How Deep Is Mobile River?

Written by Oak Simmons
Updated: August 8, 2023
© George Dodd III/Shutterstock.com
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Key Points:

  • The Mobile River is between 7 and 39 feet deep near its mouth at Mobile Bay.
  • The Mobile River flows 45 miles through Southern Alabama.
  • Mobile is the county seat of Mobile County, AL. It is Alabama’s fourth-most-populous city, with a population of 187,041.

The Mobile River flows 45 miles through Southern Alabama. It is formed by the confluence of the Alabama and Tombigbee Rivers, 50 miles northeast of Mobile, AL. The Mobile River drains a 44,000-square-mile area. Its watershed includes land in Alabama, Mississippi, Georgia, and Tennessee. As the Mobile River approaches Mobile Bay, it flows through the Mobile-Tensaw River Delta. At the end of its course, the river empties into Mobile Bay, which is on the Gulf of Mexico. This river has historically been the principal way to navigate Alabama by ship. So, how deep is the Mobile River?

A river’s depth naturally varies along its course. The Mobile River is between 7 and 39 feet deep near its mouth at Mobile Bay. This article explores the history of Mobile, animals in the Mobile River, and activities.

Aerial view of the downtown Mobile, Alabama skyline and the Mobile Bay River Delta in July 2022
The Mobile River becomes the Mobile-Tensaw River Delta delta near the city of Mobile, AL.

©George Dodd III/Shutterstock.com

The Founding of Mobile

Mobile is the county seat of Mobile County, AL. It is Alabama’s fourth-most-populous city, with a population of 187,041. Mobile is located where the Mobile River meets Mobile Bay. The Port of Mobile is Alabama’s only saltwater port. It is the 12th-largest port in the United States.

Aerial photo of Mobile, Alabama
Mobile is one of the largest cities in Alabama and has the state’s only saltwater port.

©George Dodd III/Shutterstock.com

The area now known as Mobile was once home to the Chato people, a tribe from southern Alabama and Mississippi. There is very little written history about the Chato, and they are no longer a tribe today. The existing documentation suggests that the Chato people were colonized by the Spanish, as well as enslaved by the Spanish and neighboring tribes. Once the area was taken over by Great Britain, the Chato and neighboring tribes migrated west. The tribe was seen a few times as they migrated along the coast until eventually, they were never seen again by colonists.

How Mobile Became a United States City

Mobile was first a colony of France, Great Britain, and Spain before becoming a part of the United States in 1813. Mobile was founded by French colonists in 1702. It was the first capital of French Louisiana at the time. Then, the capital was moved to Biloxi in 1720. At the end of the Seven Years’ War, in 1763, France signed the Treaty of Paris and ceded Louisiana to Great Britain. Great Britain incorporated it into their West Florida colony. In 1780, Spain captured West Florida from Great Britain. Mobile remained a Spanish colony until President James Madison annexed West Florida from Spain in 1913. When Alabama was granted statehood in 1819, the population of Mobile was 809. Its population quickly increased as a result of the cotton industry and slave trade. The population was 29,258 in 1860.

Ecology of the Mobile River

The Mobile River is home to an impressive diversity of freshwater snail species, including many endemic species. However, habitat loss has significantly reduced the populations of these snails in the Mobile River. Six endemic species of freshwater snail (cylindrical lioplax, flat pebblesnail, plicate rocksnail, painted rocksnail, round rocksnail, and lacy elimia) face severe habitat loss. These species no longer exist in 90 percent of their historic range. Some factors that lead to river habitat loss are dredging, mining, channelization, and impounding. The ecology of the Mobile River is also under threat from a leaking coal ash pond at a nearby power plant.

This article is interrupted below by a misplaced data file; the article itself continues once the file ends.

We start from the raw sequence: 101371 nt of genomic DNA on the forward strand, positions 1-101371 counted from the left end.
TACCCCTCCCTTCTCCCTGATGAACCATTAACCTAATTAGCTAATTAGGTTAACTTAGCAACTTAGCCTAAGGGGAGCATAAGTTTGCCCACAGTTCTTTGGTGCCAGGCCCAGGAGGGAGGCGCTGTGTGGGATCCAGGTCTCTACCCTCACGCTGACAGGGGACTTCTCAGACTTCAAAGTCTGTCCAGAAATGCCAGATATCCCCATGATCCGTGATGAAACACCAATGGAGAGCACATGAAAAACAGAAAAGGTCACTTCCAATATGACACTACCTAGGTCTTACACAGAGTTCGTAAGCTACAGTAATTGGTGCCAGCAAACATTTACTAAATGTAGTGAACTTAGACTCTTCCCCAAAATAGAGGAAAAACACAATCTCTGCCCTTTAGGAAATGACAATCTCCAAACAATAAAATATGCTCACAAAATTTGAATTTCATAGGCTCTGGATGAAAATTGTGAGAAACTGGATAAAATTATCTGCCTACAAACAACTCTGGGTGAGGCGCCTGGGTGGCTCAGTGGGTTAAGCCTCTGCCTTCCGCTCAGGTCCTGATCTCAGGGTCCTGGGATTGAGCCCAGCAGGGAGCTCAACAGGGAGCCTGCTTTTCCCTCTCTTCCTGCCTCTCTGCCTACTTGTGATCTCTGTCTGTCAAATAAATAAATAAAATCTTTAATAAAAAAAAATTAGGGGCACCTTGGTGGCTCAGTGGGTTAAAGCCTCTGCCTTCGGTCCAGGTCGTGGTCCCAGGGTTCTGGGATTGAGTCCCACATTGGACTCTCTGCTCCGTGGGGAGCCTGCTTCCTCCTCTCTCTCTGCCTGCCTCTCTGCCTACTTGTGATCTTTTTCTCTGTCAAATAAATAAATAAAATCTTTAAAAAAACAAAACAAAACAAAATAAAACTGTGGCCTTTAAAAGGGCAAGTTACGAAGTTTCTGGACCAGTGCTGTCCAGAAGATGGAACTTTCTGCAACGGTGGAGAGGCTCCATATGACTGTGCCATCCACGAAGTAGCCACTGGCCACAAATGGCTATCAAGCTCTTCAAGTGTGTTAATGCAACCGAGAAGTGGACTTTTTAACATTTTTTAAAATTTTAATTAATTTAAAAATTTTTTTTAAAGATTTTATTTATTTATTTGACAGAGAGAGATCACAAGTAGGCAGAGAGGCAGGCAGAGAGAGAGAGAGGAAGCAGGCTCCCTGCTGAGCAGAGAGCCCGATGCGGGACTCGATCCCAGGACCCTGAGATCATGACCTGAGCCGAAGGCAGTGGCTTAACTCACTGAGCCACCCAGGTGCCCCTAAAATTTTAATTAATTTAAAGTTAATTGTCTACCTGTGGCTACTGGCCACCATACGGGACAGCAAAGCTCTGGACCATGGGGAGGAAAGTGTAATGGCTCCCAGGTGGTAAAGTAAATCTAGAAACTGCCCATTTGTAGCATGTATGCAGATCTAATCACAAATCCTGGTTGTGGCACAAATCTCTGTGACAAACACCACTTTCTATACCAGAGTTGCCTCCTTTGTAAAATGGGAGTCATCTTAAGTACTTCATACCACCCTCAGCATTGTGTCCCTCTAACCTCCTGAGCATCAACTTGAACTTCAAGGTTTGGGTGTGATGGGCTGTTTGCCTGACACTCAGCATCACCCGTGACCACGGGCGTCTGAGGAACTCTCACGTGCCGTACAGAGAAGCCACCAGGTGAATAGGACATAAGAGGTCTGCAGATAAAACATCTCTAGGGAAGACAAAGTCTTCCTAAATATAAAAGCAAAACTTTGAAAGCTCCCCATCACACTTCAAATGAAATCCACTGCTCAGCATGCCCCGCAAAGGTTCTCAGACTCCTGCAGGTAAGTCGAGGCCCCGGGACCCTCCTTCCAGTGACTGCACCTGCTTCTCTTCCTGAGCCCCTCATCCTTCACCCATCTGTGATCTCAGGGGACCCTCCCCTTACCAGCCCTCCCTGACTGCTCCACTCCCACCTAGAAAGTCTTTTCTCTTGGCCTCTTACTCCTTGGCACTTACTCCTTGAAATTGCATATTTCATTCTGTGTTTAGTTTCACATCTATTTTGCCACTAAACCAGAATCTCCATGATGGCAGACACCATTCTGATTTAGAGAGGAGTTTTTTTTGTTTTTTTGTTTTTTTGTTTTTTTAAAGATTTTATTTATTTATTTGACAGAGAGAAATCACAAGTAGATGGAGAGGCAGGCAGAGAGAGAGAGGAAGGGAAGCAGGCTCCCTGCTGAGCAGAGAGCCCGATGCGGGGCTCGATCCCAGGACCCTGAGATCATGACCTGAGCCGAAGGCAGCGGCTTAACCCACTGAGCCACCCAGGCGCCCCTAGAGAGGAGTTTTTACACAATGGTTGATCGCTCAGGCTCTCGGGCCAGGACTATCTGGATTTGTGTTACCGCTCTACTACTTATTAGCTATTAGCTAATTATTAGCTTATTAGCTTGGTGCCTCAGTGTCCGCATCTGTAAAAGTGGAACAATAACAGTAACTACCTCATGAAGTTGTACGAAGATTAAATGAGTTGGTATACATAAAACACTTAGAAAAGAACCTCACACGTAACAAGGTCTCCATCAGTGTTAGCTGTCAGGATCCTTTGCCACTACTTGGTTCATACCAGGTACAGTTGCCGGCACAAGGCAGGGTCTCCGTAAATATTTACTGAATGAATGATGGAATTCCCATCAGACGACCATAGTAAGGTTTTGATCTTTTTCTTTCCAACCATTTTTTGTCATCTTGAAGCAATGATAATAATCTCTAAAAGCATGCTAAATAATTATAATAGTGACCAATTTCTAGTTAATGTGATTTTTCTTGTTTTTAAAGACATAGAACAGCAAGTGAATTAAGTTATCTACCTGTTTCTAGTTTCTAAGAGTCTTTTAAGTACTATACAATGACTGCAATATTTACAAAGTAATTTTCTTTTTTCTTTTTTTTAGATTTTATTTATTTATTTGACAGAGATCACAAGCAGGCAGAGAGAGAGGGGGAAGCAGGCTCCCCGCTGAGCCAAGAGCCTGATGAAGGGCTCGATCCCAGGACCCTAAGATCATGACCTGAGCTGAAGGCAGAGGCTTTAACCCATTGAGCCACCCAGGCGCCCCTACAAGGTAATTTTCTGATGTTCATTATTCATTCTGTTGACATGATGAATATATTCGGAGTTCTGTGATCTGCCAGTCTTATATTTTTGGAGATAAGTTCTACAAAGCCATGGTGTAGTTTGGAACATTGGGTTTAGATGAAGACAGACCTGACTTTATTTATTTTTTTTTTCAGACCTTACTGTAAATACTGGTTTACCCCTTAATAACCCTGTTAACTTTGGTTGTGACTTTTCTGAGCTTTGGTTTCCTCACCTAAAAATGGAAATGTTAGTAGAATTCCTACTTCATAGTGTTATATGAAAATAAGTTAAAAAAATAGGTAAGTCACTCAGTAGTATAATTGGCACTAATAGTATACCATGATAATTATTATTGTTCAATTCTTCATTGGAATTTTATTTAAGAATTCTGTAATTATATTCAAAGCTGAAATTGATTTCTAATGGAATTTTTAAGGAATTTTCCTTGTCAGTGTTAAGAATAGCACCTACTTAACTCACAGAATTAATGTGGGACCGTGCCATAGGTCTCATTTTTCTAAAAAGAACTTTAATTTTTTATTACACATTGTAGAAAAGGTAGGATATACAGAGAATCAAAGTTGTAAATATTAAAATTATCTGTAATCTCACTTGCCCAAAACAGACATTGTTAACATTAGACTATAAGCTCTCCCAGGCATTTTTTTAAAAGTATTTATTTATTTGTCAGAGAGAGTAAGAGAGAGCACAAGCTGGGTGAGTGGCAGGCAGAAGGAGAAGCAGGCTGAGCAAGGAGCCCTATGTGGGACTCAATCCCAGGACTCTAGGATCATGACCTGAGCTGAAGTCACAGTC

More than 50,000 American alligators live in the Mobile-Tensaw River Delta. Many other aquatic species also live in the Mobile River such as crayfish, mussels, and eight species of snake. The river is also home to many fish species including largemouth bass, spotted bass, redfish, flounder, and bream.

American alligator chilling
American alligators were an endangered species from 1973 to 1987.

©iStock.com/Joe Pearl Photography

What to Do on the Mobile River?

There are many recreation opportunities on the Mobile River. A person visiting the city of Mobile can easily access the Mobile River and the Mobile-Tensaw River Delta. The Mobile River and Mobile-Tensaw River Delta are used for fishing, boating, and camping. Alligator hunting is also popular on the river.

Mobile has a rich culture influenced by its mixed heritage. There are many ways to enjoy a visit to Mobile. This city is the birthplace of the U.S. Mardi Gras festival, a celebration that has been held since it was a French colony in the 18th century. Mobile also has an annual Carnival celebration.

Aerial view of Five Rivers Delta in Mobile Bay, Alabama
The Mobile-Tensaw River Delta is a popular place to fish and see American alligators.

©George Dodd III/Shutterstock.com

Where is the Mobile River Located on a Map?

The mouth of the Mobile River is located in Mobile, AL. Mobile is in Southern Alabama, on Mobile Bay.


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About the Author

Oak Simmons is a naturalist and writer based in the temperate rainforests of the Washington coast. Their favorite ways to spend time are hiking, swimming outdoors, wildcrafting herbal medicine, and tracking wildlife. They are inspired by the richness of the more-than-human world and grateful to be one of the many creatures who inhabit and and co-create it.

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